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Band Hero Review Package Art
GENRE
Music
DEVELOPER
Vicarious Visions
PUBLISHER
Activision
LOCAL WIRELESS
MULTI-PLAY
Yes
Wi-Fi/GLOBAL ONLINE
MULTI-PLAY
No
MICROPHONE
Yes
BUY NOW AT

Band Hero Review

Nintendojo was provided a copy of this game for review by a third party, though that does not affect our recommendation. For every review, Nintendojo uses a standard scoring criteria.

The Guitar Hero franchise has found great success wherever it has gone, at least commercially. When the series first made its DS debut with Guitar Hero On Tour it was a rather ambitious undertaking, and while the presentation and sound quality was exceptional the gameplay was marred by a cramp inducing peripheral and major problems with the touch screen’s sensitivity to strumming. In keeping franchise tradition several sequels quickly followed, but none of them did anything to fix the problems. Thankfully, Band Hero offers a major step forward for the series’ handheld ambitions; full band support has been added, the game is rocking a new drum peripheral, the graphics and presentation have seen some major improvements, and some new mechanics have been added while older ones have been fixed.

First and foremost, everybody should be familiar with the core gameplay – choose a song and hit the notes in rhythm. The Guitar Grip peripheral remains the same, so larger hands and fans of Expert difficulty will experience the same cramps from the previous iterations. However, one major improvement has been made to the guitar gameplay. The touch screen’s accuracy has been significantly improved and has proven perfectly sensitive to even the fastest and most complicated strumming patterns; this has been a huge problem in the past and fixing it drastically improves the experience.

Band Hero Drum Silicone Sleeve

Drumming on the DS utilizes a new peripheral that is pretty much a silicone sleeve that wraps around the system and has colored pads that fit over the up, down, X and B button. Technically, you could use the buttons by themselves but the pads do have a nice feel to them even though it does require a fair bit of force to make sure the button beneath the pad is pressed so the game can recognize the hit. Overall, the drumming experience is fairly fun; higher difficulties can be quite hard to keep track of and the new peripheral is no match for the drum kits available on the home consoles, but it is easy to get into the groove of the song and have a good time regardless. Still, one can’t help but feel that the new peripheral isn’t entirely necessary the DS’s face buttons could have been used just as well by themselves, as is done in Lego Rock Band.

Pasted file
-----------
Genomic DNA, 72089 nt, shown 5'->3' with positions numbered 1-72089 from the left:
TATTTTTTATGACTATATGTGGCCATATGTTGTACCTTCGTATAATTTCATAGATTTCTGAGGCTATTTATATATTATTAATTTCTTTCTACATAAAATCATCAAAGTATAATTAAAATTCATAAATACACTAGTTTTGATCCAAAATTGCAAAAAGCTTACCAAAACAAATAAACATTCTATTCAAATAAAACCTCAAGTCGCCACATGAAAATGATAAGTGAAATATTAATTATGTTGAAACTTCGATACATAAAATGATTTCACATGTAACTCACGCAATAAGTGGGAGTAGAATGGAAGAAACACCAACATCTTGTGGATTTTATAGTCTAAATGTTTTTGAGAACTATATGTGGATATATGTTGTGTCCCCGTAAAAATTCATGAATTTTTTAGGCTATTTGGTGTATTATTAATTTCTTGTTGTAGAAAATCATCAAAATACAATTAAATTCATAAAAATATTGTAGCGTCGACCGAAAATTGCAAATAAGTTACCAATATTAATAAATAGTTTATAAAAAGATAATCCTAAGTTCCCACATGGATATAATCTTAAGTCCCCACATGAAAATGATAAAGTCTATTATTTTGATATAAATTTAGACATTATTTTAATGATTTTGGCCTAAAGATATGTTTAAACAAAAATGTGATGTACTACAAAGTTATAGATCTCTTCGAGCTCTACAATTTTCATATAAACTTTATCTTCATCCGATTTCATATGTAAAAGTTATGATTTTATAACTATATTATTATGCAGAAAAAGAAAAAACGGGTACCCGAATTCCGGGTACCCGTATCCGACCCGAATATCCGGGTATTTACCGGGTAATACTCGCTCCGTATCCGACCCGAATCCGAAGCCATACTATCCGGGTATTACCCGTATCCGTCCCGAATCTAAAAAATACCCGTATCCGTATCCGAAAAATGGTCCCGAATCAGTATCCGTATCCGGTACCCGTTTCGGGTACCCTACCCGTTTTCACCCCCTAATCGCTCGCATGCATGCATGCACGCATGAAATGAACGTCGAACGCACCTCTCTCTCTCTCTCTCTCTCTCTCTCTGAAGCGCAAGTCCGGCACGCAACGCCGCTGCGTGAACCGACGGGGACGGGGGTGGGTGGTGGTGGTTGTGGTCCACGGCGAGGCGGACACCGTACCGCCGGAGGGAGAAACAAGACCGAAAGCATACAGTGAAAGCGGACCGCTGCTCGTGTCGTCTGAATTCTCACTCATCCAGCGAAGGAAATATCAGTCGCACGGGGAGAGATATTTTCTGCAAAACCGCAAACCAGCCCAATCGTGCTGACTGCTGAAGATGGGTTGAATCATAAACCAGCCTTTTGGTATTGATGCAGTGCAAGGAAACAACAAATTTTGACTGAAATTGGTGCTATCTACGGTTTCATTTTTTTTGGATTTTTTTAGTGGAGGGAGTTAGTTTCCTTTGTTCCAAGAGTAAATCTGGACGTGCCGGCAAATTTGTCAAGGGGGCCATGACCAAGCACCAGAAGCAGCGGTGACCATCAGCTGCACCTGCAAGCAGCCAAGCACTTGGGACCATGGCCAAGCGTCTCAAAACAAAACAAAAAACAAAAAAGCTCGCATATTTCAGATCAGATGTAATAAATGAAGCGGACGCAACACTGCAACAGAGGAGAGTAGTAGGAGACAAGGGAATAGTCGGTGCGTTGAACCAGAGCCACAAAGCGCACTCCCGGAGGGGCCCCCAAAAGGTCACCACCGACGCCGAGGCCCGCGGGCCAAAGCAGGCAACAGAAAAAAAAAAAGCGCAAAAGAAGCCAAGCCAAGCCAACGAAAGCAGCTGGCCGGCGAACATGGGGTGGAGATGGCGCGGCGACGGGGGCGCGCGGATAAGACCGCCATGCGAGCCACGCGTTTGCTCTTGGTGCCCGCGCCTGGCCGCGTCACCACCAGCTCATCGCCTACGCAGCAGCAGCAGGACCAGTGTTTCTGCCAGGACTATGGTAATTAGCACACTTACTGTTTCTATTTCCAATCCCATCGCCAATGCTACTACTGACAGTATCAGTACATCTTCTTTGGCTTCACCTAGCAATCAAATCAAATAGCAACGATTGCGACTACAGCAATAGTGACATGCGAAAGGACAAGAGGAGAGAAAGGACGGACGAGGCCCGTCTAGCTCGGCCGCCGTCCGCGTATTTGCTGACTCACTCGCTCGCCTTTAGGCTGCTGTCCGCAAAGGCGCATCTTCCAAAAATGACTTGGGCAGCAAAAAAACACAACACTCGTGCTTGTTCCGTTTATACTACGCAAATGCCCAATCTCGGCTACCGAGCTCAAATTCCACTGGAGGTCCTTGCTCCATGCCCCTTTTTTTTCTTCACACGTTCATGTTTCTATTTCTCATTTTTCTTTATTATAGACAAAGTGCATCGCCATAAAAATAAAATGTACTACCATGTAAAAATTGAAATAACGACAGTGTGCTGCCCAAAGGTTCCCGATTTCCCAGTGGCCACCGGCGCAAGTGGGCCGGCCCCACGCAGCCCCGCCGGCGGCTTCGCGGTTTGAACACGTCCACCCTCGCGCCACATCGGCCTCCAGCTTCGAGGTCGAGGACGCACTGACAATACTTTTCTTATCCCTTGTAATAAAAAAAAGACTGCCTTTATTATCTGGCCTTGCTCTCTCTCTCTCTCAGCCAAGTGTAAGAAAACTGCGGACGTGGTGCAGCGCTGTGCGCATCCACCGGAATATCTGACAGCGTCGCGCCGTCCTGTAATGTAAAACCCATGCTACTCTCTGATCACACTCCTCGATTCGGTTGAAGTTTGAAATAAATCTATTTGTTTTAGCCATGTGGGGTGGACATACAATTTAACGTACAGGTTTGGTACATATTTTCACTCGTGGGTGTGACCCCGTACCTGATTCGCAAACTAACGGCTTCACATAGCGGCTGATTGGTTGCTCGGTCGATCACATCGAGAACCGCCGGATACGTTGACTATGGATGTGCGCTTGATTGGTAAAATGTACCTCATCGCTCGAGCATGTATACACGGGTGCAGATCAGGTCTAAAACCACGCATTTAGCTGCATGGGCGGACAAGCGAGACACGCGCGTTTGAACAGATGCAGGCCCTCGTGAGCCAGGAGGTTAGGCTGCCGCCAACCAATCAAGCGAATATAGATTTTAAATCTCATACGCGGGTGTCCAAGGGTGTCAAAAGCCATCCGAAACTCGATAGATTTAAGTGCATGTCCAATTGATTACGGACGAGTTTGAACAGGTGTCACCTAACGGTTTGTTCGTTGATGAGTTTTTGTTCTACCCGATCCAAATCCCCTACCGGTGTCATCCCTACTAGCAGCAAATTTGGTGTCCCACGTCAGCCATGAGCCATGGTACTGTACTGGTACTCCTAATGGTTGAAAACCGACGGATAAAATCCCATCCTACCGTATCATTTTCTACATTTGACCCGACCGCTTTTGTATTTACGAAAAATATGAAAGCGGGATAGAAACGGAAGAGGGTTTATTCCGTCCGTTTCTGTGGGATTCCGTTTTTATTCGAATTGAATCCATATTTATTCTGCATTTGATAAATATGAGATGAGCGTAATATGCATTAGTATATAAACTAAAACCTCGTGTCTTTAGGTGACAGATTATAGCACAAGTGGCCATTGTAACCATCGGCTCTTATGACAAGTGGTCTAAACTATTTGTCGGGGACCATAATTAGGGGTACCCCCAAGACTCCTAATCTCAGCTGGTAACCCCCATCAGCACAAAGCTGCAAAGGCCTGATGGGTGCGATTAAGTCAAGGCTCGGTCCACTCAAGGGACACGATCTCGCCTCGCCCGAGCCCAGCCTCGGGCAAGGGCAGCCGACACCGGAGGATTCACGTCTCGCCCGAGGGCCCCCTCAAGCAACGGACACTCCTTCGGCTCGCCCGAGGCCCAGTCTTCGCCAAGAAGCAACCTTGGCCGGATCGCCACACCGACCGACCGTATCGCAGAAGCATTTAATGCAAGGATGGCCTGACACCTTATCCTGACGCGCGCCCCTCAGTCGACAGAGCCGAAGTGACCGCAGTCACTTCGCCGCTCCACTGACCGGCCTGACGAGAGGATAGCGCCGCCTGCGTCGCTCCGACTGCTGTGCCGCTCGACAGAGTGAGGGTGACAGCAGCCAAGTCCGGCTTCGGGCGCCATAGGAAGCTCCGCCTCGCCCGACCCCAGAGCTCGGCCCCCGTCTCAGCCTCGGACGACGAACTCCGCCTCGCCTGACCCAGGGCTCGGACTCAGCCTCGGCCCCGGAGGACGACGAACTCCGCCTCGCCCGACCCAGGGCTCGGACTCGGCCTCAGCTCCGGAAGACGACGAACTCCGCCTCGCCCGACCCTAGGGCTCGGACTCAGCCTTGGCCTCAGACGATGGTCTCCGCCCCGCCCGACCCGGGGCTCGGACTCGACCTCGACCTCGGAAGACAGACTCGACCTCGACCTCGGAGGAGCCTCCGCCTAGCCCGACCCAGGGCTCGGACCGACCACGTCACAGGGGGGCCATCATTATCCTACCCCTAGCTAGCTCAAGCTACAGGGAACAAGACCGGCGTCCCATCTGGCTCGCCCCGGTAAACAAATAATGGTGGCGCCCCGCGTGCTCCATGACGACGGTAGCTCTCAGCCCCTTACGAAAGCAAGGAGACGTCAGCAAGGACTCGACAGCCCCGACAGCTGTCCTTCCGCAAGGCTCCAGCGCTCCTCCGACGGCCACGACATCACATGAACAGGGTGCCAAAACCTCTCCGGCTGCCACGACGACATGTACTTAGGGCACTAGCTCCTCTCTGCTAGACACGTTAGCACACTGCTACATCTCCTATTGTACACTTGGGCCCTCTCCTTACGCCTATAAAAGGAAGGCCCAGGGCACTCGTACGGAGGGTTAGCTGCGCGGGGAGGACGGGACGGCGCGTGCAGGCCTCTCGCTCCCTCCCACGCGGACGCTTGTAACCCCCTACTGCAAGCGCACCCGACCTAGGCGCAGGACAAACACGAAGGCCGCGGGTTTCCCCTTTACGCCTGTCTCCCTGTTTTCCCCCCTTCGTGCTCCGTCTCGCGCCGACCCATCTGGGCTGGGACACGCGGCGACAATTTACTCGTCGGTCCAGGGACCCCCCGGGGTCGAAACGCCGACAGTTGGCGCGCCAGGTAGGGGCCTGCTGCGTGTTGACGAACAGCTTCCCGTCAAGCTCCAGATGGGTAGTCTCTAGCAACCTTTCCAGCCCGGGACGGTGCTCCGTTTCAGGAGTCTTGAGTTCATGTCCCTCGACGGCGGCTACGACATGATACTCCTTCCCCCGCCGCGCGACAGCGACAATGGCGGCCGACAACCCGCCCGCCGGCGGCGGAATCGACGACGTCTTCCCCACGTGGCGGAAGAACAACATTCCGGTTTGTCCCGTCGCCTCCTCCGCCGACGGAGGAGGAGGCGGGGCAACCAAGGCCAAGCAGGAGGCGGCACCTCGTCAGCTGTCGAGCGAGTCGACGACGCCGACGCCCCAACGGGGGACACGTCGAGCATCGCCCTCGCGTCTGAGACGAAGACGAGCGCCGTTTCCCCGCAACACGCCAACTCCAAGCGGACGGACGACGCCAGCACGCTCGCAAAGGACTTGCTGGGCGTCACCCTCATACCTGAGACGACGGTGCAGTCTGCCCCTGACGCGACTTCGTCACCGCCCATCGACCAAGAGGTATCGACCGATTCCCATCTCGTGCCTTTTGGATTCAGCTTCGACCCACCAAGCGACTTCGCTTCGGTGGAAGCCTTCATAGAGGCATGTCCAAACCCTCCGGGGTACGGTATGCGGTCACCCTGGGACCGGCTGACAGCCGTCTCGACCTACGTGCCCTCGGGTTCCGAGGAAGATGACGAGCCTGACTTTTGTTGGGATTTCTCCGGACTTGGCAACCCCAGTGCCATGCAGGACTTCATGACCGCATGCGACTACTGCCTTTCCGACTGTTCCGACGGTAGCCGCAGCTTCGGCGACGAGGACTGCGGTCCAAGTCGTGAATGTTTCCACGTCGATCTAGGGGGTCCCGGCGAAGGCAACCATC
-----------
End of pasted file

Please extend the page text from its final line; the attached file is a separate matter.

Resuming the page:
Part of the full band experience includes singing so the built in microphone gets quite a workout in Band Hero. Singing in the game won’t present any surprises, the top screen displays the lyrics and pitch and it is the gamer’s job to match them. The only real problem with singing is that the microphones rather unimpressive sensitivity forces the gamer to get their face pretty close to it, and being that close to the screen can make the experience quite awkward.

Band Hero Guitar Grip Action

Band Hero also features a new approach to progressing through the game. First of all, all of the songs are available from the start and after setting up a band the player is free to play as they so desire. Progress is made by unlocking a variety of rewards granted for accomplishing numerous goals on each instrument or just in general, such as five starring a song on guitar, finishing a song on expert vocals, or hitting all star power passages in a song. Earning rewards will unlock new items for the new customizable characters and open up new venues to play in. This new format does make the game feel much more open, but the general lack of structure might upset gamers who like having a more concrete goal to aim for.

Now to get to the core of any music game – the setlist. From the very beginning, Activision has been selling Band Hero as a more family friendly and less challenging take on the classic Guitar Hero formula with an extra emphasis on pop. While this is true for Band Hero on DS, it doesn’t feel quite as pop driven as the console renditions; Taylor Swift is nowhere to be seen and bands like Queen, The Rolling Stones, and Queens of the Stone Age help give the game a bit of an edge. However, the likes of Fall Out Boy, No Doubt, Avril Lavigne, and the Black Eyed Peas remain the overall focus of the game. Fans of the series who appreciated the inclusion of Joe Satriani, Black Tide, and Lynyrd Skynyrd in previous iterations might be less enthusiastic this time around.

Regardless of whether or not the setlist is everybody’s cup of tea, Band Hero’s many additions and mechanical enhancements easily make it the most solid of the franchise’s handheld iterations. However, Band Hero is still far from perfect; both peripherals have their fair share of shortcomings, including their incompatibility with DSi, and the overall experience still pales is comparison to the console versions. Four friends rocking out in front of a TV is far superior to four friends staring at their DS screens. Regardless, Band Hero is currently the best mobile substitute for gamers with a need to rock on the go.

final score 8.0/10





WRITER INFORMATION
Staff Avatar Andy Hoover
Staff Profile | Email
"There's SAND on my boots!"


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